Health Services, Important Notices, Partners, Research

Pain Knowledge Needs of Family Caregivers and Persons with Dementia

The Saskatoon Council on Aging [SCOA] is pleased to collaborate with Dr. Susan Tupper on the research project “Pain Knowledge Needs of Family Caregivers and Persons with Dementia: Role of Virtual Reality as a Training Modality”. As a leading organization in the province dedicated to supporting positive aging through programs and services that enhance health, dignity, and independence for older adults, SCOA recognizes the importance of this research project for our community members.

Dr. Tupper and the Pain Dementia Virtual Reality Research Team have proposed to create an innovative training program on pain management for family caregivers and people with cognitive impairments related to dementia. Incorporating virtual reality videos into the training materials is an exciting new way to teach family members and people with dementia about pain. The training materials will be developed based on family member input, and their perspectives on the new virtual reality video will help shape the training program in ways that truly support older adults in Saskatchewan. This education will help our families to better cope with pain and prevent suffering and the many negative consequences of living with pain.

In the news: 

CBC Saskatoon May 20, 2019: Pain researcher uses VR to help caregivers deal with dementia patients’ pain. 

CBC Blue Sky May 29, 2019: Managing Acute and Chronic Pain: A panel of Saskatchewan Experts 

The research is funded by the Saskatchewan Health Research Foundation and Centre for Aging and Brain Health Innovation Advancement Inc.

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Health Services, Services

Connected Care – Community Health Centre at Market Mall

Purpose: The focus of this Centre is to provide specialty care to older adults (50+) with non‐life threatening complex care needs.

Complex care includes:

  • Changes in mobility or changes in memory
  • Increasing challenges in managing day-to-day activities
  • Increased difficulty coping with life’s events
  • Increasing unstable chronic health conditions e.g. COPD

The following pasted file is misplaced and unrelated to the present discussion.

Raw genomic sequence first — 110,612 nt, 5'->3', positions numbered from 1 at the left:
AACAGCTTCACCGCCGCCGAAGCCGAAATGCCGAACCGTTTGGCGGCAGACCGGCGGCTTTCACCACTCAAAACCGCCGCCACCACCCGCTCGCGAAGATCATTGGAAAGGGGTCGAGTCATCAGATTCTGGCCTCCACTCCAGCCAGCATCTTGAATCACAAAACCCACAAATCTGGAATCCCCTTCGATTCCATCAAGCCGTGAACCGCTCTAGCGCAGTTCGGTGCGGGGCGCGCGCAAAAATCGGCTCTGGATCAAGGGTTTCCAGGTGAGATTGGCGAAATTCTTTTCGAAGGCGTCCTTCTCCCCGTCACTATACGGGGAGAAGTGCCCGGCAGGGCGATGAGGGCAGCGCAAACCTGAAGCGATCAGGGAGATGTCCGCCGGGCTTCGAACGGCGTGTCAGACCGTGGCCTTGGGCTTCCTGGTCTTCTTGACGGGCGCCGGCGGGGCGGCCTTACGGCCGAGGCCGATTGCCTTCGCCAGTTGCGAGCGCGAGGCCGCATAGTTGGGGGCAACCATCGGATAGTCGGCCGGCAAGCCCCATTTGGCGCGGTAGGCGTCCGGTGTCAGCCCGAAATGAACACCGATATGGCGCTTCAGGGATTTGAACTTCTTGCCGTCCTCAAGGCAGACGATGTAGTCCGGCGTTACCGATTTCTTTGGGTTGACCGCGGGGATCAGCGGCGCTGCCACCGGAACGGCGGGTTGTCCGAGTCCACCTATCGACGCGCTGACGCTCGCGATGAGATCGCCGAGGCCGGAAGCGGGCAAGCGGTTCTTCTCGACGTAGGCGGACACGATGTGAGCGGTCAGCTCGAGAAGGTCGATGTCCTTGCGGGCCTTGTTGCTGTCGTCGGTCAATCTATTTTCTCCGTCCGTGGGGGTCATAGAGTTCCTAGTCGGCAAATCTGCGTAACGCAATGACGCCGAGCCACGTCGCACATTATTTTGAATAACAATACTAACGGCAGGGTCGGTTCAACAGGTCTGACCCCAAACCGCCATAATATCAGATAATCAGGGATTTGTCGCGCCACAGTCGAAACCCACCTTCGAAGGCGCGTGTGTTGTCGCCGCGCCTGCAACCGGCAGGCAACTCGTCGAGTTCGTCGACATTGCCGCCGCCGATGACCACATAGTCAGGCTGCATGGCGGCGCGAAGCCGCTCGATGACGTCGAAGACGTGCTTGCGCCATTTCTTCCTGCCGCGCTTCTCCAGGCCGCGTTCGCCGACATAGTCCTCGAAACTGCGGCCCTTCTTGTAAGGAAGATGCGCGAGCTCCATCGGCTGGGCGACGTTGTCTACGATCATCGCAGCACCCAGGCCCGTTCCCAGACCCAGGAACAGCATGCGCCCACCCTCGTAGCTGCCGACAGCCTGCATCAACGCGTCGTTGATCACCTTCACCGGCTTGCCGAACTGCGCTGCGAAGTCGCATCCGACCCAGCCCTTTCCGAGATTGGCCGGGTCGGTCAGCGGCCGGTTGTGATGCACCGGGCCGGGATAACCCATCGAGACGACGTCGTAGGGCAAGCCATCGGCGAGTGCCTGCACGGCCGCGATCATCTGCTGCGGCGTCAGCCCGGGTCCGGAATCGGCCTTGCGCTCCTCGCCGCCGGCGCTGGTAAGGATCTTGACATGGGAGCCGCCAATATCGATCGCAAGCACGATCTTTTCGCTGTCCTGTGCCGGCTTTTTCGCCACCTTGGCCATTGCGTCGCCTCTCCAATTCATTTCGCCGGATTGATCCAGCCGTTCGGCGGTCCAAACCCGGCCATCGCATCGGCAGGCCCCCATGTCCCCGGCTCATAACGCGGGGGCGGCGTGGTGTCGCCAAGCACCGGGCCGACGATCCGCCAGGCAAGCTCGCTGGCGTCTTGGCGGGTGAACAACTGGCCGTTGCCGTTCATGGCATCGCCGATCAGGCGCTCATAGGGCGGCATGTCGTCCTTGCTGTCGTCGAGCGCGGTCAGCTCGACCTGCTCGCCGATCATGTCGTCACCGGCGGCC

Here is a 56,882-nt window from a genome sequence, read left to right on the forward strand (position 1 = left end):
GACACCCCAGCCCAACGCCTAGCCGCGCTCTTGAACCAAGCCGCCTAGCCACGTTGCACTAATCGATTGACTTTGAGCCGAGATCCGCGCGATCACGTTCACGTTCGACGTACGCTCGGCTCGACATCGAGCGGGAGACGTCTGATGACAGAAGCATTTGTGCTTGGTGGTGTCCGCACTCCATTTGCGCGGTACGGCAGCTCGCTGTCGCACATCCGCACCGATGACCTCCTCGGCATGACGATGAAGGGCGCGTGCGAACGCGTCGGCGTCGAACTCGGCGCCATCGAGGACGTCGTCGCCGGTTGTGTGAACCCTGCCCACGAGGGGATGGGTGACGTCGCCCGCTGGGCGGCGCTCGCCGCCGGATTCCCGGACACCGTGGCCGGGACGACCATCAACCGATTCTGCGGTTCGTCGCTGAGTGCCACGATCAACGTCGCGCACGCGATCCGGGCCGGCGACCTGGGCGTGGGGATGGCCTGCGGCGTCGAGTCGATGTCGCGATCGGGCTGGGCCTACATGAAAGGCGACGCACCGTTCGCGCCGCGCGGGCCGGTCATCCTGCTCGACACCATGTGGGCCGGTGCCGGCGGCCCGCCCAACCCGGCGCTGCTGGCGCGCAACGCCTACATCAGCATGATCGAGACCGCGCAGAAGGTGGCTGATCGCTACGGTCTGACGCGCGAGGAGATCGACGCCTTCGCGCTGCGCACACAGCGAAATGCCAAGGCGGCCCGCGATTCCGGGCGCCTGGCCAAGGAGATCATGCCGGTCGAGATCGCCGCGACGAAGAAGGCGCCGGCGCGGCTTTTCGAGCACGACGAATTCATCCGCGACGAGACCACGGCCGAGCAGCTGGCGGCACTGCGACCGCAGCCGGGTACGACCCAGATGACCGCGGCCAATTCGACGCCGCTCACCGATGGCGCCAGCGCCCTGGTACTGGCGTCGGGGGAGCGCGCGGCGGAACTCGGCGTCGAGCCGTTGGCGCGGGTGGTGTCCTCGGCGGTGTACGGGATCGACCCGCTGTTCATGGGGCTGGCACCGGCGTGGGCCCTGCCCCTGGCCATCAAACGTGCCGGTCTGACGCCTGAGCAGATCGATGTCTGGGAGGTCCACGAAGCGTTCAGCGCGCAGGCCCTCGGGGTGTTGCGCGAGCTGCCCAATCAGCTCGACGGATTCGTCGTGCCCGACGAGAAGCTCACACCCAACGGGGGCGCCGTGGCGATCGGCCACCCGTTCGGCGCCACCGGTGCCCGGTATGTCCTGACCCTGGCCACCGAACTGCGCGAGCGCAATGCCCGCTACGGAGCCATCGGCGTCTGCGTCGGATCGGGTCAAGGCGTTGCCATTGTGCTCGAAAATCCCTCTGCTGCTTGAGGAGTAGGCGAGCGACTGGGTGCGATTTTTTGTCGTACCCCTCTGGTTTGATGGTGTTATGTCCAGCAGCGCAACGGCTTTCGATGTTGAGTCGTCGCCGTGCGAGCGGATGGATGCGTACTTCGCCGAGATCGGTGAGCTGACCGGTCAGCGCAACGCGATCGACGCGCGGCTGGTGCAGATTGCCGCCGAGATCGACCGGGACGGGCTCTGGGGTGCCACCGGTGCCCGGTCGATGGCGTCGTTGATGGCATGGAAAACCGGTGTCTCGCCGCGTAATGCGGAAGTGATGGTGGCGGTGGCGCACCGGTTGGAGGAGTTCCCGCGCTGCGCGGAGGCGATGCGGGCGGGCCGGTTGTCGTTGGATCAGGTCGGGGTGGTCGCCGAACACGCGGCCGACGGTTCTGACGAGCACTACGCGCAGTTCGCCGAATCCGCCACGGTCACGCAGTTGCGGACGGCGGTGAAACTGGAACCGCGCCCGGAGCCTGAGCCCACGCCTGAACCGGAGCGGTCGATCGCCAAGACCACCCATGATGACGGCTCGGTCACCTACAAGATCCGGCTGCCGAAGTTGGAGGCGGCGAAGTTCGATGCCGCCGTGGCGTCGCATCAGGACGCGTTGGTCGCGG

This specialty care is designed to be a form of support that bridges the transition from the hospital to home and to support patients dealing with one or a combination of the following issues: multiple chronic conditions; mental health issues; medication‐related problems; and social vulnerability.

Accessing services:

The Community Health Centre is not a family physician clinic or walk‐in clinic. To access services, please contact your family physician  for a referral. 
Note: A portion of daily appointments are reserved for anyone requiring rapid access to services based on their complex care needs.

Services include:

  • In‐depth medical assessments
  • Chronic disease management and treatment
  • Physiotherapy and occupational therapy
  • Support from Community Mental Health Nurses (onsite) and social worker home visits
  • Help navigating the health and social services systems
  • Home Care (mobile)
  • Community paramedicine (mobile)

Clinics – offered on a rotating basis
Dental screening and referral
Home Care (mobile)
Stroke care follow-up (upon referral)

Community Health Centre at Market Mall Unit #55, Market Mall
2325 Preston Avenue South
Saskatoon, SK S7J 2G2
Located in mall, near parkade stairwell and elevator

Phone: 306‐844‐4050
Hours: 9:00 a.m. to 7:00 p.m.
Daily, including statutory holidays CHCMarketMall@saskhealthauthority.ca

Download Connected Care ‐ Community Health Centre at Market Mall Fact Sheet produced by the Saskatchewan Health Authority

age-friendly, Classes, Fitness and dance, Health Services